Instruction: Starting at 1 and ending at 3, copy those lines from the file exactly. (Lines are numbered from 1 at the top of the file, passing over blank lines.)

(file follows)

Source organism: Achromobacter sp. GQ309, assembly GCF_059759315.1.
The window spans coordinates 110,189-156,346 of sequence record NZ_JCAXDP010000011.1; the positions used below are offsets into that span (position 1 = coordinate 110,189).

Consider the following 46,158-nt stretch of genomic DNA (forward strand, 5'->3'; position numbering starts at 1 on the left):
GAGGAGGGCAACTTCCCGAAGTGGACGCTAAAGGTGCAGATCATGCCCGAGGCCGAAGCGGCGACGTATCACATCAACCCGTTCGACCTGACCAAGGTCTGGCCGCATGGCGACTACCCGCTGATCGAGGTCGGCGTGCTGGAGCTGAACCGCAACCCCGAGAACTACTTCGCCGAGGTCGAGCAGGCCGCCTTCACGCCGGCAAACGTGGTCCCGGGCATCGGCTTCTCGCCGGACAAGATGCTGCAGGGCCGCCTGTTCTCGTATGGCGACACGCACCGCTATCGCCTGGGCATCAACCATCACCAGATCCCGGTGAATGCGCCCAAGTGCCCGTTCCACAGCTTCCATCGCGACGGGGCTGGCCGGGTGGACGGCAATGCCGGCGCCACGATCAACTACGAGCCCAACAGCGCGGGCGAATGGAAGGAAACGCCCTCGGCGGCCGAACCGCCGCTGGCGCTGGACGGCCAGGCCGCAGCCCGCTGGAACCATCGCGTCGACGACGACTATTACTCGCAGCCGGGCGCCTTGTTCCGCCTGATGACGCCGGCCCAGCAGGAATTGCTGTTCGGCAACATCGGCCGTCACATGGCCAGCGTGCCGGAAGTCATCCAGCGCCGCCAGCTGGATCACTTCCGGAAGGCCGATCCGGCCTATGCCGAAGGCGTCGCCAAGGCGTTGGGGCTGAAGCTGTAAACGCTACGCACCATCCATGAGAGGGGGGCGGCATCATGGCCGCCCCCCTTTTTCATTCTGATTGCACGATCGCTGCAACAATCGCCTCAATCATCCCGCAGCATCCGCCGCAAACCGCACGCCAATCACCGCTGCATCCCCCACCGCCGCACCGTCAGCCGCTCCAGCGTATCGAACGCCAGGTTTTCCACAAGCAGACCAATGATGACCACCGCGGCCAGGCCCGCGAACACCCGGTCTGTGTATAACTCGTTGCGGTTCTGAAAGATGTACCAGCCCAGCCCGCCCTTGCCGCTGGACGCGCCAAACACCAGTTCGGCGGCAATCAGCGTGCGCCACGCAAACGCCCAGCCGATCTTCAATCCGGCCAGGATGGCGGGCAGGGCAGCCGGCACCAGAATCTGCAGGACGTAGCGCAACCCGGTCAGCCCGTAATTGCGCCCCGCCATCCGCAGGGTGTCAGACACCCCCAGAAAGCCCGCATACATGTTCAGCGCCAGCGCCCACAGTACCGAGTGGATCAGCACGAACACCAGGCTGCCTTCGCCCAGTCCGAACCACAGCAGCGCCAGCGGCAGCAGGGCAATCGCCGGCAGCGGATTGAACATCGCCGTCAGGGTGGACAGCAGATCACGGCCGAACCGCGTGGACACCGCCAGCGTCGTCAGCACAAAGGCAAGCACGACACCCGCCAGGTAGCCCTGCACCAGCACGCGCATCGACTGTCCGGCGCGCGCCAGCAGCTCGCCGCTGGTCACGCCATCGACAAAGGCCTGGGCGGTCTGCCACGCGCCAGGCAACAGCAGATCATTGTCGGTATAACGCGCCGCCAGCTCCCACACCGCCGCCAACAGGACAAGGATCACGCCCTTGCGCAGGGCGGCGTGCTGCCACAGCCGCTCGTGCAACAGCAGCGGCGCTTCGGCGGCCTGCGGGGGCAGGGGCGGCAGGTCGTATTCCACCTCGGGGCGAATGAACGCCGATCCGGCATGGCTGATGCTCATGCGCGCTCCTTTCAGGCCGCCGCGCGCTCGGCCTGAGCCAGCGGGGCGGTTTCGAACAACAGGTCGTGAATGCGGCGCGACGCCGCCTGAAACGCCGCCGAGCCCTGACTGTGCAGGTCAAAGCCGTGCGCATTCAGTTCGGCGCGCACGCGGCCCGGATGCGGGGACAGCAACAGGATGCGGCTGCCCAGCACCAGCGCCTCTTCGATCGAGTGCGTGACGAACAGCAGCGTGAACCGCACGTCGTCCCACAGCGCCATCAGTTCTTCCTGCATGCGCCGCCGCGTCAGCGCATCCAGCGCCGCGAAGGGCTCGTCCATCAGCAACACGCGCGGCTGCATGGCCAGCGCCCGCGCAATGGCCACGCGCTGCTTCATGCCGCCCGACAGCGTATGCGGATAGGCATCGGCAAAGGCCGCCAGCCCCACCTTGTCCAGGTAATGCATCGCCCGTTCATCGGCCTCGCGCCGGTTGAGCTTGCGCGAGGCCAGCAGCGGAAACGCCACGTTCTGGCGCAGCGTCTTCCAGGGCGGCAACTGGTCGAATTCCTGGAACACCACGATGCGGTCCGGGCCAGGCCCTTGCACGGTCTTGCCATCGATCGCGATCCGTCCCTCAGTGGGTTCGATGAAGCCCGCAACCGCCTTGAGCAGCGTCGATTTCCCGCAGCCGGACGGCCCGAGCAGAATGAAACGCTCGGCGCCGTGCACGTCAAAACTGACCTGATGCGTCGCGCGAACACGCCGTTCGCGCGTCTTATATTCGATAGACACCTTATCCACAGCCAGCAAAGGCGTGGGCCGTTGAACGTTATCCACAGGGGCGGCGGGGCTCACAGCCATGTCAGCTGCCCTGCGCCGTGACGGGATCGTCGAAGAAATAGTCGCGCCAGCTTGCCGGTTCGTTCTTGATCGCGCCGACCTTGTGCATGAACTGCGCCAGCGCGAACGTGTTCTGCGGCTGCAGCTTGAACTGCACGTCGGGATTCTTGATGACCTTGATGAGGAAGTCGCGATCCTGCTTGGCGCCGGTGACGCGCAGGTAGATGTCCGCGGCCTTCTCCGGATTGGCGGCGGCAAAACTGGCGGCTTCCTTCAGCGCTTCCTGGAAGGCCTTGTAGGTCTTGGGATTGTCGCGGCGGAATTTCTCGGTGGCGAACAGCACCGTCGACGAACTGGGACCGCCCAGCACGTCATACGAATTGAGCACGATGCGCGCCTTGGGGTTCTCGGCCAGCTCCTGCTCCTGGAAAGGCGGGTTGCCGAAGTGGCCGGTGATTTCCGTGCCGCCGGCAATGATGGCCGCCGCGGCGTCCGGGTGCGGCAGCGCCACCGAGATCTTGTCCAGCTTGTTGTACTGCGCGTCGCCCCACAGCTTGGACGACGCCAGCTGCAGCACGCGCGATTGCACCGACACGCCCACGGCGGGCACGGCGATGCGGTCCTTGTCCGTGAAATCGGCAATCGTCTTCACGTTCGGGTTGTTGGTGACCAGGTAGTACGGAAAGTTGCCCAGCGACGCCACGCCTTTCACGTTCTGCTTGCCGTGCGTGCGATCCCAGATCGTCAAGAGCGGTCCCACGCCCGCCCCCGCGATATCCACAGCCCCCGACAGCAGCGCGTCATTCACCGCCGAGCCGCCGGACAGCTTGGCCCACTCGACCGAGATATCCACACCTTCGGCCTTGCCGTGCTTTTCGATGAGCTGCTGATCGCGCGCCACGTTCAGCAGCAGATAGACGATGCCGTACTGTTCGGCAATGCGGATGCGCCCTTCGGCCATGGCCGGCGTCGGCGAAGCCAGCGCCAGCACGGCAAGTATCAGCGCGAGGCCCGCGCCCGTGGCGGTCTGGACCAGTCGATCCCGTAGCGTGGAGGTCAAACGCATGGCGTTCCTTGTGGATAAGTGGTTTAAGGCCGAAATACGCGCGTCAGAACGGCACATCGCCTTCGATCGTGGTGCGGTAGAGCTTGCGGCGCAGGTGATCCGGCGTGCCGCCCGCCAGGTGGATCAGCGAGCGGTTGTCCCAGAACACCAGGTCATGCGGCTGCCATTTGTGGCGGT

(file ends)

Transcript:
Source organism: Achromobacter sp. GQ309, assembly GCF_059759315.1.
The window spans coordinates 110,189-156,346 of sequence record NZ_JCAXDP010000011.1; the positions used below are offsets into that span (position 1 = coordinate 110,189).

Consider the following 46,158-nt stretch of genomic DNA (forward strand, 5'->3'; position numbering starts at 1 on the left):